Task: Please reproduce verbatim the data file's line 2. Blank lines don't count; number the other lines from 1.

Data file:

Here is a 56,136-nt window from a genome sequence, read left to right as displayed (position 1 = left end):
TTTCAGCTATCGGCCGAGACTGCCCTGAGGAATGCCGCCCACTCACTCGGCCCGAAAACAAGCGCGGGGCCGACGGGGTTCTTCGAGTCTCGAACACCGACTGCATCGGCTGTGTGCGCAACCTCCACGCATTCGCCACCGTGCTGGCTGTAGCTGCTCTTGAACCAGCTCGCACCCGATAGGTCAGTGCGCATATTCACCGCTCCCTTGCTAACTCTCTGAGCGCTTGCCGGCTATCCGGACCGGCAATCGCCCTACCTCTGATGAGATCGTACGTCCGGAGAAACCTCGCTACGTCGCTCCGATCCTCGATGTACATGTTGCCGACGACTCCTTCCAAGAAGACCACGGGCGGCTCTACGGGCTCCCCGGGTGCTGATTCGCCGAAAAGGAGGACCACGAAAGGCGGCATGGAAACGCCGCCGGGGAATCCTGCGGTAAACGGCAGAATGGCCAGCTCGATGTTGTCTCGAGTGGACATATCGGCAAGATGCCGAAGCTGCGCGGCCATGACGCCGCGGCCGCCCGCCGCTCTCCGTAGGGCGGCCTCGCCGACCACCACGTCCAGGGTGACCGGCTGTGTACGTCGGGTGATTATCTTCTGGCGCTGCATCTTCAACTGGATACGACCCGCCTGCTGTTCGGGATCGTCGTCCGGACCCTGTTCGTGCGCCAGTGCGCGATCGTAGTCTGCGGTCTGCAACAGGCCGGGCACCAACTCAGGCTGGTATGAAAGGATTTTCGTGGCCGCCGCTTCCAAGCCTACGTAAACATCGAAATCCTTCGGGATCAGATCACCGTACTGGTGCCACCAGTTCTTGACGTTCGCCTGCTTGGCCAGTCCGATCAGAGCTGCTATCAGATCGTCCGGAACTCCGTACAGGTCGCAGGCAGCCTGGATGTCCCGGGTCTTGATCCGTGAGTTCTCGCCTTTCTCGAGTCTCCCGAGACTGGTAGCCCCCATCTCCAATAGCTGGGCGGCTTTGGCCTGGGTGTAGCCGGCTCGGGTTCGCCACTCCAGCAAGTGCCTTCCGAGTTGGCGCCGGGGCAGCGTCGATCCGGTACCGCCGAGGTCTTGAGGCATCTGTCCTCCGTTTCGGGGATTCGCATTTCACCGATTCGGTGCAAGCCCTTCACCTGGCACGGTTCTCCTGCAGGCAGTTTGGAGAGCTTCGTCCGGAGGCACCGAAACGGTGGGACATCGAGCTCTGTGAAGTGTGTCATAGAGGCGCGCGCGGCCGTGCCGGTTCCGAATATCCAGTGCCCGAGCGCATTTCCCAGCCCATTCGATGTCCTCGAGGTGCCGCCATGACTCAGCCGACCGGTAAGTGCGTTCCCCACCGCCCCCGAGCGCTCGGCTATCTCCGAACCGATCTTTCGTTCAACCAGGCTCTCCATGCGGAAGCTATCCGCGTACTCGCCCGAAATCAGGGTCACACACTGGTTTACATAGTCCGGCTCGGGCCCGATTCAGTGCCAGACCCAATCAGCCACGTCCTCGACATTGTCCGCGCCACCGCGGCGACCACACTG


TTTCAGCTATCGGCCGAGACTGCCCTGAGGAATGCCGCCCACTCACTCGGCCCGAAAACAAGCGCGGGGCCGACGGGGTTCTTCGAGTCTCGAACACCGACTGCATCGGCTGTGTGCGCAACCTCCACGCATTCGCCACCGTGCTGGCTGTAGCTGCTCTTGAACCAGCTCGCACCCGATAGGTCAGTGCGCATATTCACCGCTCCCTTGCTAACTCTCTGAGCGCTTGCCGGCTATCCGGACCGGCAATCGCCCTACCTCTGATGAGATCGTACGTCCGGAGAAACCTCGCTACGTCGCTCCGATCCTCGATGTACATGTTGCCGACGACTCCTTCCAAGAAGACCACGGGCGGCTCTACGGGCTCCCCGGGTGCTGATTCGCCGAAAAGGAGGACCACGAAAGGCGGCATGGAAACGCCGCCGGGGAATCCTGCGGTAAACGGCAGAATGGCCAGCTCGATGTTGTCTCGAGTGGACATATCGGCAAGATGCCGAAGCTGCGCGGCCATGACGCCGCGGCCGCCCGCCGCTCTCCGTAGGGCGGCCTCGCCGACCACCACGTCCAGGGTGACCGGCTGTGTACGTCGGGTGATTATCTTCTGGCGCTGCATCTTCAACTGGATACGACCCGCCTGCTGTTCGGGATCGTCGTCCGGACCCTGTTCGTGCGCCAGTGCGCGATCGTAGTCTGCGGTCTGCAACAGGCCGGGCACCAACTCAGGCTGGTATGAAAGGATTTTCGTGGCCGCCGCTTCCAAGCCTACGTAAACATCGAAATCCTTCGGGATCAGATCACCGTACTGGTGCCACCAGTTCTTGACGTTCGCCTGCTTGGCCAGTCCGATCAGAGCTGCTATCAGATCGTCCGGAACTCCGTACAGGTCGCAGGCAGCCTGGATGTCCCGGGTCTTGATCCGTGAGTTCTCGCCTTTCTCGAGTCTCCCGAGACTGGTAGCCCCCATCTCCAATAGCTGGGCGGCTTTGGCCTGGGTGTAGCCGGCTCGGGTTCGCCACTCCAGCAAGTGCCTTCCGAGTTGGCGCCGGGGCAGCGTCGATCCGGTACCGCCGAGGTCTTGAGGCATCTGTCCTCCGTTTCGGGGATTCGCATTTCACCGATTCGGTGCAAGCCCTTCACCTGGCACGGTTCTCCTGCAGGCAGTTTGGAGAGCTTCGTCCGGAGGCACCGAAACGGTGGGACATCGAGCTCTGTGAAGTGTGTCATAGAGGCGCGCGCGGCCGTGCCGGTTCCGAATATCCAGTGCCCGAGCGCATTTCCCAGCCCATTCGATGTCCTCGAGGTGCCGCCATGACTCAGCCGACCGGTAAGTGCGTTCCCCACCGCCCCCGAGCGCTCGGCTATCTCCGAACCGATCTTTCGTTCAACCAGGCTCTCCATGCGGAAGCTATCCGCGTACTCGCCCGAAATCAGGGTCACACACTGGTTTACATAGTCCGGCTCGGGCCCGATTCAGTGCCAGACCCAATCAGCCACGTCCTCGACATTGTCCGCGCCACCGCGGCGACCACACTG